History Pg 1 of 8

THE EARLY YEARS OF TEXELS IN CANADA


Authors Gordon and Reta Young- Thorndale, Ontario, Canada.

My earliest recollection of Texels was in the late 1960's when I stumbled onto an article in a British faun journal. It was a report on feeding grass silage and the Texels stood out from the other breeds that were involved. Over the next few years of doing literature searches I became convinced that Texels deserved a place in the Canadian sheep industry. In the early 1970's I approached Agriculture Canada about the possibilities of importing live Texels From Europe. They didn't laugh but they made it very clear that it could never happen.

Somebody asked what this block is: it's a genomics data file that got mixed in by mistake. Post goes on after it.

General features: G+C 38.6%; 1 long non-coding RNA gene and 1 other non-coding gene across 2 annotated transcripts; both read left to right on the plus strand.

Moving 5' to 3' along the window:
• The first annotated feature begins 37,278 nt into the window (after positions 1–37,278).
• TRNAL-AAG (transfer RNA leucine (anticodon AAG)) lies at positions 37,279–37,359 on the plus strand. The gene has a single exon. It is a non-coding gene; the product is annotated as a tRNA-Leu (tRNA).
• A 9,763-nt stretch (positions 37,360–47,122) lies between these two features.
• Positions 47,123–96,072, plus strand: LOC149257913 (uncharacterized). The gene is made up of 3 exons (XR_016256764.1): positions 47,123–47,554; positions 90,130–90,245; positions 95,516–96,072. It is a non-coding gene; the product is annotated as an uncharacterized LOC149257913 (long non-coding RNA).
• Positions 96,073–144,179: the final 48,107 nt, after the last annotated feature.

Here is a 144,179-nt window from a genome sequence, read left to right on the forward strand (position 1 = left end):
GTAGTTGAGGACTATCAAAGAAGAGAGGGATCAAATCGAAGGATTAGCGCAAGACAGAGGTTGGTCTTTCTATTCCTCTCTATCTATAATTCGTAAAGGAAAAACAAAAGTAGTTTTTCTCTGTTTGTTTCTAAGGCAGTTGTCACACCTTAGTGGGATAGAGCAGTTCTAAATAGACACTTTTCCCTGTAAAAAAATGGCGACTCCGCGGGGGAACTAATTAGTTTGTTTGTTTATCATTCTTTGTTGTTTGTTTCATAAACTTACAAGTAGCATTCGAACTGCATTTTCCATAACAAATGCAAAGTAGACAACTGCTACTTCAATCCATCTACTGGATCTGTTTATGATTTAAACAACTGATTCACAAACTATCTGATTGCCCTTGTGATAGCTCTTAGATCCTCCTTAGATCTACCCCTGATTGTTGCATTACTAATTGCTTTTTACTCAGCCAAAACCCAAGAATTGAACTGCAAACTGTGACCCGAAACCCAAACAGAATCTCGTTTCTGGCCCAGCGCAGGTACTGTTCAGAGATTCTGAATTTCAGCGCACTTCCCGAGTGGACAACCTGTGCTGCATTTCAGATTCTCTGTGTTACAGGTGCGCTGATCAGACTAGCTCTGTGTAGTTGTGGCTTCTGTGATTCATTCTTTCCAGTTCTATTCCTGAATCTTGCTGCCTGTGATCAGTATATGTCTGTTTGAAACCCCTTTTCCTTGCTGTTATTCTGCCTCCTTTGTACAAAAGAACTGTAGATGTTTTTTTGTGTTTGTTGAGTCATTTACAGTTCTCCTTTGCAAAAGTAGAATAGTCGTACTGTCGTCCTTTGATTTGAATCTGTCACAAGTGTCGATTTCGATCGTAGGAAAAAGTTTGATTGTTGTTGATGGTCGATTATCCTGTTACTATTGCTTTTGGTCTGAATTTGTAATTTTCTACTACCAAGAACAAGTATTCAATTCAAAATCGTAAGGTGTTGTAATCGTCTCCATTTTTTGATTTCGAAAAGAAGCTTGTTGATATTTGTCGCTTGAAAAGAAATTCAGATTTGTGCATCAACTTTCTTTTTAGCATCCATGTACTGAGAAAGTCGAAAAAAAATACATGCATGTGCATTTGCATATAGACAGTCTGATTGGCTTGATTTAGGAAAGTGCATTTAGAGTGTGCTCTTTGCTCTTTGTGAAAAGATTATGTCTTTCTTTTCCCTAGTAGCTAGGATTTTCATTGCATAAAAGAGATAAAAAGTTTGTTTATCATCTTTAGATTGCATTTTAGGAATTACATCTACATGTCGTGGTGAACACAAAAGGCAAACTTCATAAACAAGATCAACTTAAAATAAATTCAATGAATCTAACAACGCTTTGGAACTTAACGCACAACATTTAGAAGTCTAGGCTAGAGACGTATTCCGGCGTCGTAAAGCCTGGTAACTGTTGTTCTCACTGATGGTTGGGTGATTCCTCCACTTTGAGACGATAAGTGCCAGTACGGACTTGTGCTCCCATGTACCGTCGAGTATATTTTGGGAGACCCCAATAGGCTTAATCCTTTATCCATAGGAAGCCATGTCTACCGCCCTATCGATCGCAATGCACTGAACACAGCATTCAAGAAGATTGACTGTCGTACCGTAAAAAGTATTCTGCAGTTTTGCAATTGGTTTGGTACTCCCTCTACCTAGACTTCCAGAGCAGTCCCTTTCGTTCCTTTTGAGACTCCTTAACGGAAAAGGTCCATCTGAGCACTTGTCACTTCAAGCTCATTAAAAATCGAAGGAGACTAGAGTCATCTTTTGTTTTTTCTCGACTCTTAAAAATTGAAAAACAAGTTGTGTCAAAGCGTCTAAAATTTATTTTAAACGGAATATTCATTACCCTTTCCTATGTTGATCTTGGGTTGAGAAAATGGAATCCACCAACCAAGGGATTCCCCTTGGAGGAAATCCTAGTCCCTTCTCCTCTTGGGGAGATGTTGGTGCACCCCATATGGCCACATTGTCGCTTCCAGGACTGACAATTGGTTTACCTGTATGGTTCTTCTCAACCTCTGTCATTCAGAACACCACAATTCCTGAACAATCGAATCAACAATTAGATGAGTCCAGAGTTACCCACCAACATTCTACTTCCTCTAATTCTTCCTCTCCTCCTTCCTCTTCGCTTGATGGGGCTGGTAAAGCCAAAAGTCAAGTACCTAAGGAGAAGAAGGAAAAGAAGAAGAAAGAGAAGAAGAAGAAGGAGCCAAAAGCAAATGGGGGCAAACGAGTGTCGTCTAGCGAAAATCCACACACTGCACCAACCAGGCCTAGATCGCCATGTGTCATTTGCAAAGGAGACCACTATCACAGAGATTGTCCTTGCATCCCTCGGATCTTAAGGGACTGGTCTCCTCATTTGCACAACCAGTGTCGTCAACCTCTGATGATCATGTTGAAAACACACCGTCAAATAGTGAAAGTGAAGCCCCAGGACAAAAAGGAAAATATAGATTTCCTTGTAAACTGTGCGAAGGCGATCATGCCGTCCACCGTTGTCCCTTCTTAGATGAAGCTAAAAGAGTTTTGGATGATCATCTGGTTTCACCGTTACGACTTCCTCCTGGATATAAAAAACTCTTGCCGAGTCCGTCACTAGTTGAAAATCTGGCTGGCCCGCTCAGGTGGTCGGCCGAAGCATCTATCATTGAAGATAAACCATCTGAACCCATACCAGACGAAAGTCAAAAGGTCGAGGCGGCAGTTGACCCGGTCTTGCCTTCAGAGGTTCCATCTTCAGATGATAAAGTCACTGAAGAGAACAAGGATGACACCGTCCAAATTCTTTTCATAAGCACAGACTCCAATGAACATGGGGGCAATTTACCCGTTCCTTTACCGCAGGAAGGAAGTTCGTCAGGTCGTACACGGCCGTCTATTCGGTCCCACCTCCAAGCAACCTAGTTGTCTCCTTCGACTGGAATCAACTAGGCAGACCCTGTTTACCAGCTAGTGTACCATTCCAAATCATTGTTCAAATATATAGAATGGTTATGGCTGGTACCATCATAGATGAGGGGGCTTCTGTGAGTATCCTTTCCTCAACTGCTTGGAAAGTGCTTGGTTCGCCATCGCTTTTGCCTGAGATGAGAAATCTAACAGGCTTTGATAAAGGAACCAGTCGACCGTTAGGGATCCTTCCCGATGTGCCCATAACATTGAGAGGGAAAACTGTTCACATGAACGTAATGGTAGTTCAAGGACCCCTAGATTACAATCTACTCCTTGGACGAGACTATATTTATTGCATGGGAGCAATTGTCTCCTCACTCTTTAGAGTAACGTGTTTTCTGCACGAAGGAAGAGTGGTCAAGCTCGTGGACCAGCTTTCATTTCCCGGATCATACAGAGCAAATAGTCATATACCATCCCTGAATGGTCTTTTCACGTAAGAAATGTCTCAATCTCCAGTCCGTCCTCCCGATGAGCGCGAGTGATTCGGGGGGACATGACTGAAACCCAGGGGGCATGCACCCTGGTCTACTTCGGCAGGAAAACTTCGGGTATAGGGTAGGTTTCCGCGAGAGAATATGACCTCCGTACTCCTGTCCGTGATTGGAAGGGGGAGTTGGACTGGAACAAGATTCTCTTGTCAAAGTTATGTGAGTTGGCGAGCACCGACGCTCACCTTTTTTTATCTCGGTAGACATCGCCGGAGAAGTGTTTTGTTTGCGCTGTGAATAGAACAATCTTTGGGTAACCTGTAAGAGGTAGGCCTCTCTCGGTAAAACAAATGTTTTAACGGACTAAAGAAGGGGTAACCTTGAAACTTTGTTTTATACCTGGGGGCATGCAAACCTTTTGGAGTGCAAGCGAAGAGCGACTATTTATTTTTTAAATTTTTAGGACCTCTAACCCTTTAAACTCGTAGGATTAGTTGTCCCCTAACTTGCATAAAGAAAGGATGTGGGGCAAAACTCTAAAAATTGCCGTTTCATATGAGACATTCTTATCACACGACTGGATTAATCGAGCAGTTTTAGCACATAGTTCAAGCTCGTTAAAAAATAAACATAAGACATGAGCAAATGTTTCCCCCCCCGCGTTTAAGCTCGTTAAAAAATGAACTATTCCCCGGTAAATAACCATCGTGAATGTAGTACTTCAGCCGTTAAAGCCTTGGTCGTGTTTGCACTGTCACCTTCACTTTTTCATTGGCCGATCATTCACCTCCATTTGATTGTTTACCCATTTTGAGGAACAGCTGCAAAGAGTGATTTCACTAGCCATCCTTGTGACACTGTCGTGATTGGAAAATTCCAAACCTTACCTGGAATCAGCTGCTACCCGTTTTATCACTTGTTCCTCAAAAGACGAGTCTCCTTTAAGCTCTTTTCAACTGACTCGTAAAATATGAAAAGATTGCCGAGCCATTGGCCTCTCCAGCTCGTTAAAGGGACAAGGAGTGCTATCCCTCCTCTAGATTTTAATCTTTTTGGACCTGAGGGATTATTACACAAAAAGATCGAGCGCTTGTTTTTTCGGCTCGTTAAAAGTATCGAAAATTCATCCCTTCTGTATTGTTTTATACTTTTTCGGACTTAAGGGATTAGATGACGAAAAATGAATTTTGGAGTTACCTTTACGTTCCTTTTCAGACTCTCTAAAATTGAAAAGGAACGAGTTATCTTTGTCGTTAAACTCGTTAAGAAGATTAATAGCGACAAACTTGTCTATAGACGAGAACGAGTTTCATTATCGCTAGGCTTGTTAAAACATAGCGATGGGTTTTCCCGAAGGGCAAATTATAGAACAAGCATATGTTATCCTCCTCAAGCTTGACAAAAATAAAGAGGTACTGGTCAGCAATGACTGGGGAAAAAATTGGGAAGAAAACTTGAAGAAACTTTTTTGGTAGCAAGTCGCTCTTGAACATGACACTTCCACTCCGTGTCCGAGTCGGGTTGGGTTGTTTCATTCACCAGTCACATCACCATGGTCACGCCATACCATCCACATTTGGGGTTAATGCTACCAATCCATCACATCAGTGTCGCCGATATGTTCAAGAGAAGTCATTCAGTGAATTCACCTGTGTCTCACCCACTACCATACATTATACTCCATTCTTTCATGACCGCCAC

Sometime in the early 1970's I met Dr. David Armstrong who had recently returned to Canada from Harvard University. David grew up in Eastern Ontario on a dairy farm and had excelled in his academic education and joined Harvard University research organization at a very young age. Over a period of 13 years he went on to a very distinguished career on the world stage. His return to Canada was driven by an offer of a senior position at Western University (U.W.O.) to establish a world class medical research program U.W.O. did not have a large animal research facilities and I arranged for David to use our farm and sheep flock for experimentation. This project expanded during the 70's and David joined the faculty at the University of Adelaide in Australia on a half time basis. This allowed him to carry on research in natural breeding seasons in both the northern and southern hemispheres. We also had daily contact with developments in sheep breeding from Australia. David applied for and received a huge research grant from the Medical Research Council of Canada and this meant his staff would grow and he would need expanded research facilities.


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